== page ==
Consign forward guidance to the bin … It would be better for the Bank of England to go back to the simplicity of inflation targeting "With a solid recovery finally in prospect, the earlier the Bank of England ditches the extra stimulus that is no longer required the better" The Bank of England's forward guidance is achieving nothing useful and could become dangerous. It is time to bin the experiment. Guidance was meant to be an extra stimulus – though the central bank calls it making policy "more effective". When interest rates are stuck close to zero then one way of injecting more monetary medicine is by working on expectations of where rates will be tomorrow. But events have overtaken the policy. Interest rate cuts work with a lag of six months or more. – UK Telegraph
Dominant Social Theme: Forward guidance is a good thing generally, though it could always be improved.
Free-Market Analysis: So now we finally come to the nub of what forward guidance REALLY is, thanks to this illuminating UK Telegraph article.
Millions of words have been written about forward guidance, explaining that it was offered as a way of making Western central banks more responsive to stakeholders and the general public.
We explained this ourselves back in November:
Central banks generally have adopted a policy called "forward guidance" that actually attempts to explain the intentions of central bank policy makers and present goals. This is supposedly an attempt to counter the criticism that central banks are not in any sense genuinely democratic or open bodies.
But really, forward guidance was just another way of milking the last drop from radically reduced interest rates. The idea has been to reinforce the message that rates will stay down.
Of course, rates are down now, so what Carney and others have been doing via forward guidance is figuratively jumping up and down while insisting that nothing will change.
Here's more from the article:
The recovery the UK has seen in 2013 has nothing to do with the guidance introduced last summer. The sharp rise in business confidence, decent growth figures and booming house prices in the second half of last year show that the stimulus in place before last summer has started working.
With a solid recovery finally in prospect, the earlier the Bank of England ditches the extra stimulus that is no longer required, and was actually never needed in the first place, the better. As an aside, the same applies to the government measures being thrown at the housing market.
The Bank has a good opportunity to drop the policy, having said it would not hike rates until the unemployment rate fell to 7.0%. That threshold is likely to be reached in the next few months.
Unfortunately, Bank of England Governor Mark Carney last week described guidance so far as only the "first phase" of the policy. In other words, policymakers seem to be casting around for a way of continuing with it.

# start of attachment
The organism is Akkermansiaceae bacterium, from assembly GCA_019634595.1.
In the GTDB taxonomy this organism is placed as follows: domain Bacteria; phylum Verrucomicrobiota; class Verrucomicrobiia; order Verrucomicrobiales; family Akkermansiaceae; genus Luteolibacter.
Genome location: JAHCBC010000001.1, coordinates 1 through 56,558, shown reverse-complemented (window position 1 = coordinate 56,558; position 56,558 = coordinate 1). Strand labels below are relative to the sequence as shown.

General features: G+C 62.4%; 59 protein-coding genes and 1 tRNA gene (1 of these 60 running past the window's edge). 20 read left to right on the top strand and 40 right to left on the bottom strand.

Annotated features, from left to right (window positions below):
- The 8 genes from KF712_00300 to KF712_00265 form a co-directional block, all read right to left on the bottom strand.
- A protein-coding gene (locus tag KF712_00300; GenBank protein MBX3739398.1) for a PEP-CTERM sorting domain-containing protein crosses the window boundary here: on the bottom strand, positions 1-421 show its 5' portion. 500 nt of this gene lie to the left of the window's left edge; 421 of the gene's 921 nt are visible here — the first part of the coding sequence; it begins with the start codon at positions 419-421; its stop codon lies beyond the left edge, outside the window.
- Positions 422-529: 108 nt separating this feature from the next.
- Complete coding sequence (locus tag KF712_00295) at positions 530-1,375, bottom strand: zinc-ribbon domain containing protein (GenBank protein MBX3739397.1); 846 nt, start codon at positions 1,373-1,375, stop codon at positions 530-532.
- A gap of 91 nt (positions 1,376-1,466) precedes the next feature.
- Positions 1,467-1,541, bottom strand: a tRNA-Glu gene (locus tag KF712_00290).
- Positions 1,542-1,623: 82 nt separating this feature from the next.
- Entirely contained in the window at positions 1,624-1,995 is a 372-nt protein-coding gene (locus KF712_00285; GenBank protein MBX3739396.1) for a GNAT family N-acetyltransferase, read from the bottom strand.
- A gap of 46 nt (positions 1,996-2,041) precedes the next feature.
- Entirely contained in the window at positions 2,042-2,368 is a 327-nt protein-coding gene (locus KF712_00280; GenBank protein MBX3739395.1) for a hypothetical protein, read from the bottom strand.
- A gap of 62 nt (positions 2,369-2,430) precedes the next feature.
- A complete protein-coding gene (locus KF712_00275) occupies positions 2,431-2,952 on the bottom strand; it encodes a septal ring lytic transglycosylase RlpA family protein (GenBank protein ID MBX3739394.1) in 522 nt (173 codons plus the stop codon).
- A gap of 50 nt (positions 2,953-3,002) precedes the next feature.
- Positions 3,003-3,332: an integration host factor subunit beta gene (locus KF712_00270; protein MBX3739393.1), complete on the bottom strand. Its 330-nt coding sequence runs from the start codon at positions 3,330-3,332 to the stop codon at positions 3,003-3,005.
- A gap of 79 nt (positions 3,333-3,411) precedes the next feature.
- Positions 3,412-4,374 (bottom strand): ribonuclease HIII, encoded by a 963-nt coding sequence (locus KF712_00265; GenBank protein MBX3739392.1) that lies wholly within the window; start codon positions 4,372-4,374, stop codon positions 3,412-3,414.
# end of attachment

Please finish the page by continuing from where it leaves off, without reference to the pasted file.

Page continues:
Upon getting close to the unemployment threshold, policymakers are looking for another excuse to keep emergency policies in place after the end of the actual emergency. It is almost as if a doctor continues to administer a huge dose of painkillers after the pain has gone.
The addiction that can create – over-leverage in economic terms – is a reason to be careful. Stopping guidance is not likely to derail the recovery. After all, although intended as extra stimulus, it has probably not achieved much. Surveys suggest consumers have more or less ignored it.
The article is correct in noting that forward guidance and the other mechanisms of central banking have created an enormous torrent of currency that has coursed through the body politic like a tidal wave. In doing so, this money printing has created asset bubbles that will only get more pronounced as these policies continue.
The article is less astute at analyzing WHY, however. In fact, what comes across is both shock and worry at the continued monetary stimulation.
We are not surprised, however. Carney – and eventually Yellen – will likely keep the throttle open as much as possible. The whole idea is to propel these asset bubbles into the stratosphere along with the stock market.
This is part of the "Wall Street Party" strategy that we have been writing about for the past months. We've listed the various strategies being employed to buoy the market and these are, of course, the methodologies supporting and expanding the "larger" recovery as well.
Unfortunately, this sort of expansion – powered by central bank supermoney distributed through commercial banks – is mostly ineffective at job creation. It can create profits and prosperity for those near the monetary spigot but not for those further away from it.
The article is insistent on shutting down forward guidance because it is no longer needed – and is over stimulative. We would argue that the surprise evinced in the article ought not to be expressed.
Do we really believe at this late date that these folks do not understand what they are doing, or the consequences?